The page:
• RCA Victor,

          Interesting about the different versions of the Act of Charity. The one I learned at school was simpler still – billed as the short form of the Act of Charity: “My God, because Thou art so good, I love Thee with all my heart, and for Thy sake, I love my neighbour as myself.”

          The longer version is the one you quote as being listed in the Missal as “For England”. It’s also listed, along with the above short form, in the Scottish Catechism of Christian Doctrine used in Catholic schools in Scotland during my school-days. But, as I say, we learned only the short form, and neither form contains the words about forgiveness. As you say, it is a puzzle as to who added those words to the USA version – get the FBI on the case!

          As for the example you give of Our Lord asking the Father to “forgive them for they know not what they do” – that’s different, don’t you agree, from you or I deciding to forgive someone who perhaps thinks they’ve done nothing wrong. We should, of course, ask God to forgive those who hurt us, because bound up in that prayer is a plea for grace for our offender’s repentance. I can say, till the cows come home, that I forgive RCA Victor for all the times he’s failed to laugh at my jokes or return my phone calls, or refused to marry me, but if he’s not sorry and doesn’t think he’s done anything wrong – well, nothing happens! There IS no forgiveness! I might end up being puffed up with pride, however, at my great charity 😀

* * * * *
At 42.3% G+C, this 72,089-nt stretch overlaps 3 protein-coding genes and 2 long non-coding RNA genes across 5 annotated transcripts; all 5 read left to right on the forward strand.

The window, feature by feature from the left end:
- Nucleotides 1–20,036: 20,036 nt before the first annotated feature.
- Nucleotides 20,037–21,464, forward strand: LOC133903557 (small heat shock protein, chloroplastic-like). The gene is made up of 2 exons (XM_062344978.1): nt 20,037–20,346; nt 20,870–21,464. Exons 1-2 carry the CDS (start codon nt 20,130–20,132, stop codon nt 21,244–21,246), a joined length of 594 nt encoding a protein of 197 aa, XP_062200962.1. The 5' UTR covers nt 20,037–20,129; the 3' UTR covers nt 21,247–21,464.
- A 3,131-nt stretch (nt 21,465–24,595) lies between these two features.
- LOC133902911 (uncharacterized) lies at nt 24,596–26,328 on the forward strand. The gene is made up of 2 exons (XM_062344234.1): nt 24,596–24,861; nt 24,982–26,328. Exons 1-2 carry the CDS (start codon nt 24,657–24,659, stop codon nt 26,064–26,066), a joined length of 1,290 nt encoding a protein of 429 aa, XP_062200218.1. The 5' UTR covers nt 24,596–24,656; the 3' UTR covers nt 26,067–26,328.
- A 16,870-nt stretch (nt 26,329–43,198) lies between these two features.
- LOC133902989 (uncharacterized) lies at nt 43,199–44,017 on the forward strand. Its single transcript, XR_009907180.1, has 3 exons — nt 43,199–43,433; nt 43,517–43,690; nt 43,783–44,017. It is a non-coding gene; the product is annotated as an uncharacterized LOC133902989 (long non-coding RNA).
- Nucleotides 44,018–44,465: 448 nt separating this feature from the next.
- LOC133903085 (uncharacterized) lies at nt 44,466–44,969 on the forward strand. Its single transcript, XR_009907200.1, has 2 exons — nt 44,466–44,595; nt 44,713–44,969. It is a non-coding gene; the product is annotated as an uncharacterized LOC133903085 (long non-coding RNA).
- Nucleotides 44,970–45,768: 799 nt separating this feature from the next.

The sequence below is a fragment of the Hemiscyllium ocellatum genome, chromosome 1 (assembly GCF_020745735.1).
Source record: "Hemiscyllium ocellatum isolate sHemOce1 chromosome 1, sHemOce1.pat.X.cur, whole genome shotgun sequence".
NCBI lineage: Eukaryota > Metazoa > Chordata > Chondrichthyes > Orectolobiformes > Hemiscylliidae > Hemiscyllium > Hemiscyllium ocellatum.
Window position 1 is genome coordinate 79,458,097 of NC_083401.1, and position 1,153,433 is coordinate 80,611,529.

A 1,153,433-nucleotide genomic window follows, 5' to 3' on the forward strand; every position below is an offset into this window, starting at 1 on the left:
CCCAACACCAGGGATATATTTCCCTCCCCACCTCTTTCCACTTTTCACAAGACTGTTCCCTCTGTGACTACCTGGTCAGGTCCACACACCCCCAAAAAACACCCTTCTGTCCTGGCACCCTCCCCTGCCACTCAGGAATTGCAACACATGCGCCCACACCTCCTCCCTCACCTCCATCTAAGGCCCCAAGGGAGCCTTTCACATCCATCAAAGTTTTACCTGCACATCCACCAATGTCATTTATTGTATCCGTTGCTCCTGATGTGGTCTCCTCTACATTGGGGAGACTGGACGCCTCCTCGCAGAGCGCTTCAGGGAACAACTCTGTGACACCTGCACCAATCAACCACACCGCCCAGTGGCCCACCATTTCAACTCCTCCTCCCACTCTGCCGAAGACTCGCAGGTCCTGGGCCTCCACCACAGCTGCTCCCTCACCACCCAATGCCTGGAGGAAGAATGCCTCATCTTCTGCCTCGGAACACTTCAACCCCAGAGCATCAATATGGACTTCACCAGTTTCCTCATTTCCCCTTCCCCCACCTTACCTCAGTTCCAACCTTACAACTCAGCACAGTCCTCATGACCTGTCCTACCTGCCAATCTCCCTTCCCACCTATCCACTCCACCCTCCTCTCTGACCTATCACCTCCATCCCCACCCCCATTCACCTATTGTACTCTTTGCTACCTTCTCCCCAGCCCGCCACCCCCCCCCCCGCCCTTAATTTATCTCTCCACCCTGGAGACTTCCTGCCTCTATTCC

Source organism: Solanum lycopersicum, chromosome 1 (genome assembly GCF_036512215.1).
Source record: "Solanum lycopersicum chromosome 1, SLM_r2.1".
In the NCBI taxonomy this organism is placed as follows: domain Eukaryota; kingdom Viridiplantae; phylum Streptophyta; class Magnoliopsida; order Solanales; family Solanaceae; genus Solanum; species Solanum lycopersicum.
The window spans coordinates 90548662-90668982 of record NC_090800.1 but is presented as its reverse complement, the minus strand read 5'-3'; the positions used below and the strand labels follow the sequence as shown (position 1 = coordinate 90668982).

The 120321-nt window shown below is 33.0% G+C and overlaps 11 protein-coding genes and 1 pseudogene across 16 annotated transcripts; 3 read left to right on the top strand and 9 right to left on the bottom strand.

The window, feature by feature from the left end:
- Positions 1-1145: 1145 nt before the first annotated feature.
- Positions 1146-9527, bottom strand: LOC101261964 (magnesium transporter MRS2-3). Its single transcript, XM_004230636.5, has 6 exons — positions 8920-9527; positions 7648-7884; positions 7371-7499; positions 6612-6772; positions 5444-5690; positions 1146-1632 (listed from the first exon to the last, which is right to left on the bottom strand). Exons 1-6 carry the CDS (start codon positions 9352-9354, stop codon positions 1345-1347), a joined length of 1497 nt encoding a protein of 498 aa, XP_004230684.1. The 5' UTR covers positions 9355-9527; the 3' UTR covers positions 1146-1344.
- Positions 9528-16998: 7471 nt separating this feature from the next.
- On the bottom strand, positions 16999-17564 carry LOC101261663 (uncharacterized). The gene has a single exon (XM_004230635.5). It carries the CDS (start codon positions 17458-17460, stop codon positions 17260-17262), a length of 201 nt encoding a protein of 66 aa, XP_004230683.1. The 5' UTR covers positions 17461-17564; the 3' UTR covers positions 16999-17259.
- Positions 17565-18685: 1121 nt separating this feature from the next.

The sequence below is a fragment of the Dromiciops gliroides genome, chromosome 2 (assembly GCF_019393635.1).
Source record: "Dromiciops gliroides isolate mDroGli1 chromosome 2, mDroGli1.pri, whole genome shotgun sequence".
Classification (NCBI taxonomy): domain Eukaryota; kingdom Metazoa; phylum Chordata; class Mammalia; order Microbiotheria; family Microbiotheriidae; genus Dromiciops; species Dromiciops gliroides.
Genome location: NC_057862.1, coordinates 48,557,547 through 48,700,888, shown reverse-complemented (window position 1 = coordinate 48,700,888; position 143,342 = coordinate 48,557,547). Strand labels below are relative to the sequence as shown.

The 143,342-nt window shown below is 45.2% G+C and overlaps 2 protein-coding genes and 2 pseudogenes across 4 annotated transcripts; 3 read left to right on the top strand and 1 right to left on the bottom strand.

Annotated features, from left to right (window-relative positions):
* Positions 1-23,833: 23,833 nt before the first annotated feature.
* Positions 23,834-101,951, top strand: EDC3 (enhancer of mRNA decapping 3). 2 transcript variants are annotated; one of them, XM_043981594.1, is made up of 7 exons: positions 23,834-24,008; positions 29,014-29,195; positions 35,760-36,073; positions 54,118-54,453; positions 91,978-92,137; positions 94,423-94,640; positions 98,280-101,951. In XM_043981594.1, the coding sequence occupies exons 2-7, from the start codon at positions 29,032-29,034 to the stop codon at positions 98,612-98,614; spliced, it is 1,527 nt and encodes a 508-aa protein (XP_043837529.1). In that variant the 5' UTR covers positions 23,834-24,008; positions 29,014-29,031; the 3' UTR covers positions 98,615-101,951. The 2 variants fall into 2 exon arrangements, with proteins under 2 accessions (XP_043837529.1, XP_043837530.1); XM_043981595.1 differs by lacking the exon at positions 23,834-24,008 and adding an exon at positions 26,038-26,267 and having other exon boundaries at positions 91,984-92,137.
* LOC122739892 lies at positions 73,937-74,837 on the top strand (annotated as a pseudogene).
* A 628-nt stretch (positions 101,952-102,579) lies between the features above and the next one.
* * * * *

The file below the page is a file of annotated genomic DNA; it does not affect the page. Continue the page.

Seriously, though, there’s a comical story (if that’s not a contradiction in terms), most of the details of which I cannot recall, but maybe someone reading this can fill in the gaps – it goes like this…

          Two elderly Scots women up in the Highlands had fallen out years ago over something trivial. Refused to speak to each other and nothing anyone could say, could get either of them to make the first move back to friendship. One of them took ill, and, with death approaching, she was still nursing the grievance, and refusing to allow the other lady to visit to put things right before she died. Eventually, she was persuaded to allow her enemy to visit, who, when she entered the room, expressed her sadness at seeing her (former) friend so poorly, and then, mentioning the disagreement, added: “I forgive you…” to which the lady at death’s door snapped: “there’s nothing to forgive”!